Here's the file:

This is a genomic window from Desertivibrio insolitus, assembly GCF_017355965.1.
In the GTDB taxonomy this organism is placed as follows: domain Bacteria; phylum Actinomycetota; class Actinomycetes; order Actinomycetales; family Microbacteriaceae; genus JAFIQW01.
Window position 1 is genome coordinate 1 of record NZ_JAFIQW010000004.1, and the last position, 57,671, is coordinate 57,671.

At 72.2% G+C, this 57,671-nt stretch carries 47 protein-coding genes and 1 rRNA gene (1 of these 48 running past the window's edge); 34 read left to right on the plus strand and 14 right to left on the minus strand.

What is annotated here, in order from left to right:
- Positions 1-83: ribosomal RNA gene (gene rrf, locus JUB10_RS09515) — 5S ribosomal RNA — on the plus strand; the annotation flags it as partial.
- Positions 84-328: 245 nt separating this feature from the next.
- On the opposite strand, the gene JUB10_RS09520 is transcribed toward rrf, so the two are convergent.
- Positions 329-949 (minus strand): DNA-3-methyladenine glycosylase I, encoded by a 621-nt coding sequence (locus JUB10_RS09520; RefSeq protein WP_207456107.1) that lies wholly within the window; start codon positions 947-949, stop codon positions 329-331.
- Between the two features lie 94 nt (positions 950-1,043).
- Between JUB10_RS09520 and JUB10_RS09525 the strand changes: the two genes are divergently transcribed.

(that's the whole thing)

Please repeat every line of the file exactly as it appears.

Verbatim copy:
This is a genomic window from Desertivibrio insolitus, assembly GCF_017355965.1.
In the GTDB taxonomy this organism is placed as follows: domain Bacteria; phylum Actinomycetota; class Actinomycetes; order Actinomycetales; family Microbacteriaceae; genus JAFIQW01.
Window position 1 is genome coordinate 1 of record NZ_JAFIQW010000004.1, and the last position, 57,671, is coordinate 57,671.

At 72.2% G+C, this 57,671-nt stretch carries 47 protein-coding genes and 1 rRNA gene (1 of these 48 running past the window's edge); 34 read left to right on the plus strand and 14 right to left on the minus strand.

What is annotated here, in order from left to right:
- Positions 1-83: ribosomal RNA gene (gene rrf, locus JUB10_RS09515) — 5S ribosomal RNA — on the plus strand; the annotation flags it as partial.
- Positions 84-328: 245 nt separating this feature from the next.
- On the opposite strand, the gene JUB10_RS09520 is transcribed toward rrf, so the two are convergent.
- Positions 329-949 (minus strand): DNA-3-methyladenine glycosylase I, encoded by a 621-nt coding sequence (locus JUB10_RS09520; RefSeq protein WP_207456107.1) that lies wholly within the window; start codon positions 947-949, stop codon positions 329-331.
- Between the two features lie 94 nt (positions 950-1,043).
- Between JUB10_RS09520 and JUB10_RS09525 the strand changes: the two genes are divergently transcribed.